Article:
8. Cox, S. 2008. Perennial crop systems – future of food. Focus On Perennials 6: 14.

9. Grime, op cit; Grime, J., and Pierce, S. 2012. The Evolutionary Strategies That Shape Ecosystems. Wiley-Blackwell.

8 thoughts on “The strong perennial vision: critical review and critical response

  1. Well, I’ve filled my coffee cup and so hopefully won’t find any need of yawning, but this plant breeder has himself just felt a certain irritation with the hubris of our intrepid Sociologist’s dismissal of the value of breeding contributions to either where we find ourselves now or perhaps more importantly where we might be able to go given the application of the science (and art).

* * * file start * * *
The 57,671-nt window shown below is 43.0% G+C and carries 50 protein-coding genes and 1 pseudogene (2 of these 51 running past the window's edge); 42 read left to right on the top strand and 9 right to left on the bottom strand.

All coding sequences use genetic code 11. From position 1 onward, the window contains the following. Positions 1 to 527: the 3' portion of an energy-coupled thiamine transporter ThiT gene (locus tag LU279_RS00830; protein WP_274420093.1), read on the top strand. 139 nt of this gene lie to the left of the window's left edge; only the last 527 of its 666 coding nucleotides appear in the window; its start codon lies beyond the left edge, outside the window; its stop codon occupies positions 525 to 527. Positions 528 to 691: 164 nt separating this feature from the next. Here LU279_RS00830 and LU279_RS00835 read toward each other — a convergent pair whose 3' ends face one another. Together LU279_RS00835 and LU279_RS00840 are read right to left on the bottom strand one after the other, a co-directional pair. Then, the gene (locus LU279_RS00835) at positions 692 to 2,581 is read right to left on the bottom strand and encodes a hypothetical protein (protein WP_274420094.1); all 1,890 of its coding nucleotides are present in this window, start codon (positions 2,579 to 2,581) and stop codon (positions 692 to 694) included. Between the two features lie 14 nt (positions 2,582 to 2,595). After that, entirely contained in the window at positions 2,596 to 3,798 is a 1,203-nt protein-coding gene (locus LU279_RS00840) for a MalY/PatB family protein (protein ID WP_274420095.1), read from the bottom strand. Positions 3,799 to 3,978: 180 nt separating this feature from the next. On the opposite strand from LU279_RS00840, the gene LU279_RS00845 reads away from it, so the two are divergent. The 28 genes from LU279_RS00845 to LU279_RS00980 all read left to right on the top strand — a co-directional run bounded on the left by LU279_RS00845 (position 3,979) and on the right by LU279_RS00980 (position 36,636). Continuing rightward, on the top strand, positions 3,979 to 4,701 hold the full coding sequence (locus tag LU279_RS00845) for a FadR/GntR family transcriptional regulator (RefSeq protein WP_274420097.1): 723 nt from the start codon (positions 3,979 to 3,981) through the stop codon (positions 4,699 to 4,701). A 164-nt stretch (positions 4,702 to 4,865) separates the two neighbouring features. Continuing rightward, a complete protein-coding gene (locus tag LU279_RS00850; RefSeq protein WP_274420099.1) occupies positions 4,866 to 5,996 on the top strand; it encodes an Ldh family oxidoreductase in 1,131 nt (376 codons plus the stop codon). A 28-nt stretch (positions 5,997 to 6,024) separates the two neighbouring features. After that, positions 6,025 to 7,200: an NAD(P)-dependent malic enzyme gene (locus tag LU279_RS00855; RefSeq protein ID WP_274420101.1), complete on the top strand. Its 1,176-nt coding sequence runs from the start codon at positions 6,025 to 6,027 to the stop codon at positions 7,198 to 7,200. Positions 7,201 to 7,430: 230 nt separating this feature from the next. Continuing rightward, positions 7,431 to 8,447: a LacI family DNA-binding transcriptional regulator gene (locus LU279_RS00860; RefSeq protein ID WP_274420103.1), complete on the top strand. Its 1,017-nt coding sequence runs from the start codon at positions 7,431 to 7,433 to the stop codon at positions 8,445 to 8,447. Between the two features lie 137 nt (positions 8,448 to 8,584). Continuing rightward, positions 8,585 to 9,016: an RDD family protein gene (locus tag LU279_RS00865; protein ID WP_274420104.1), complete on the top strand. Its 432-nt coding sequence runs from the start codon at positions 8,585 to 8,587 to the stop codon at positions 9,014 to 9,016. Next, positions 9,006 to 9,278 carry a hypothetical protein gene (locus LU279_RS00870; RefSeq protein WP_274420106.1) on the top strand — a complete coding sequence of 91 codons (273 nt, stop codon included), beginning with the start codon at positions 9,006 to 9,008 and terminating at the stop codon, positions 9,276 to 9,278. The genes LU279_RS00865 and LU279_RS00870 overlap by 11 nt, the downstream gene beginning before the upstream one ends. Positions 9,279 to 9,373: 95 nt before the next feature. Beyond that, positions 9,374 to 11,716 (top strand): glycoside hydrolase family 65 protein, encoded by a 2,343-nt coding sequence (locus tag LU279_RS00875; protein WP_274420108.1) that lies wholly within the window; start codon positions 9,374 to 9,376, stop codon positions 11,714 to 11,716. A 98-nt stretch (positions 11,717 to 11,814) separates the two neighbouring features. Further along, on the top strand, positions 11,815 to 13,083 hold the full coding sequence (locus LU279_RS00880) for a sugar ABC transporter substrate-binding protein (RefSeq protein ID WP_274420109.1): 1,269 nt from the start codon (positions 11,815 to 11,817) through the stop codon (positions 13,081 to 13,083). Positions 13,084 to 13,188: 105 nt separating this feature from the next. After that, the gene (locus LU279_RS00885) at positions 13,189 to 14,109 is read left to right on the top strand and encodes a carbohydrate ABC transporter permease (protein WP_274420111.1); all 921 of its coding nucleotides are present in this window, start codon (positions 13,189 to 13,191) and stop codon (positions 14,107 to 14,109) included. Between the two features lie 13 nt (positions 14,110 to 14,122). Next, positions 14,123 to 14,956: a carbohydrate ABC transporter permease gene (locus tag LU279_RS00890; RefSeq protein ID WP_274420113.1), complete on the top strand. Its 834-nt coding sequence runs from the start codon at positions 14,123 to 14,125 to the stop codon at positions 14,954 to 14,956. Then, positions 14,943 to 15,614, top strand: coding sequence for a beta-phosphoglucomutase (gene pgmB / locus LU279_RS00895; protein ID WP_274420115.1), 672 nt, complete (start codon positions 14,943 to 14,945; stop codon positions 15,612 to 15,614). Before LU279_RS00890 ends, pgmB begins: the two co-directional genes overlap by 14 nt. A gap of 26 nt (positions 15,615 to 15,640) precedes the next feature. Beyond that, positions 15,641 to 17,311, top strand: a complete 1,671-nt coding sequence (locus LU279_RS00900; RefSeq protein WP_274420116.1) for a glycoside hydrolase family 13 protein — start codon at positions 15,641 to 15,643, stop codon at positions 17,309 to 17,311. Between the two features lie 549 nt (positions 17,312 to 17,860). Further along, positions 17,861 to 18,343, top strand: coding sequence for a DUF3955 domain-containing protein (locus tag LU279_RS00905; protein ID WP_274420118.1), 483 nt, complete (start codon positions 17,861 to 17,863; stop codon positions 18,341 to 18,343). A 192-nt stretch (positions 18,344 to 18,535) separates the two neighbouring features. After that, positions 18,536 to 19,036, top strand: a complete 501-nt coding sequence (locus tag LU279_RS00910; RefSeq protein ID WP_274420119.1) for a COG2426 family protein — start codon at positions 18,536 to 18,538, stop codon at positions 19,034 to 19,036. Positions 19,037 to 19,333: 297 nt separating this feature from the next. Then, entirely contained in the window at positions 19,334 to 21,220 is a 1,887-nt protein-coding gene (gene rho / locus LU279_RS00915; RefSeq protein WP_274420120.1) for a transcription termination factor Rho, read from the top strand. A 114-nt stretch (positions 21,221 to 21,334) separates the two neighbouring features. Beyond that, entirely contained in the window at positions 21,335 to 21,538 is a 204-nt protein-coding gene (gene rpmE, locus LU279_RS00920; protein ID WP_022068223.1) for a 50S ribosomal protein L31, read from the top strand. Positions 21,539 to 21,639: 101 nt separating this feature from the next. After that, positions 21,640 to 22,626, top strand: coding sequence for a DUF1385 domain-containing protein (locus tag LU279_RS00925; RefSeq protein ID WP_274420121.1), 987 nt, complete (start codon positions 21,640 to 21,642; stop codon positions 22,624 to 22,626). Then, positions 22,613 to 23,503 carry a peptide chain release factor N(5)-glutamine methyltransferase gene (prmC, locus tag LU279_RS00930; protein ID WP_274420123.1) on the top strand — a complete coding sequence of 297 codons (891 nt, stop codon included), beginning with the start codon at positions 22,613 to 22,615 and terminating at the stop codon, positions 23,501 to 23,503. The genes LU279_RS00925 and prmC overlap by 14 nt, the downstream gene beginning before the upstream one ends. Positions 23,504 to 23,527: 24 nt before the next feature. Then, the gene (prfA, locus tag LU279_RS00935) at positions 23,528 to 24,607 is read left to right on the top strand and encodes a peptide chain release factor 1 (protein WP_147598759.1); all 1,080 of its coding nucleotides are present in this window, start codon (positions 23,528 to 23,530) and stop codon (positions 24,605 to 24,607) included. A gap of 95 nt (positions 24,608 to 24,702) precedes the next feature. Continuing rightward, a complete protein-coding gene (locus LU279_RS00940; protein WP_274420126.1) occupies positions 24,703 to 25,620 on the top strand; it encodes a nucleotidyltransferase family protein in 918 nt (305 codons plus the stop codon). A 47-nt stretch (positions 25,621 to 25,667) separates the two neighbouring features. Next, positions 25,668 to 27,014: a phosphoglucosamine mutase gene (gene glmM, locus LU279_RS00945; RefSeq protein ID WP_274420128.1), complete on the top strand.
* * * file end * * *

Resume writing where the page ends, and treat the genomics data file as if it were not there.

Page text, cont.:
First off, I think it might be worth expanding the simple dichotomy of GMOs in mainstream ag vs. breeding perennial crops in alternative ag. Though the soy program I work with would be more aligned with the former on paper, we do not use GMO technology to make improvements in plant performance. I don’t want to open the GMO vs non-GMO floodgates here, but if the dam breaks I feel qualified to defend my opinions. Similarly I am not affiliated with the ‘perennials are best’ camp, but I do imagine there is value in pursuing their agenda. The question for me is along a more specific line. Is the value sufficient?

    So I want to come back to the final sentence of the paragraph discussing the present zeitgeist: “While I don’t dispute the vital role of plant breeding, I’m not convinced on either count.” My question now becomes, what evidence do you desire to comfort your soul?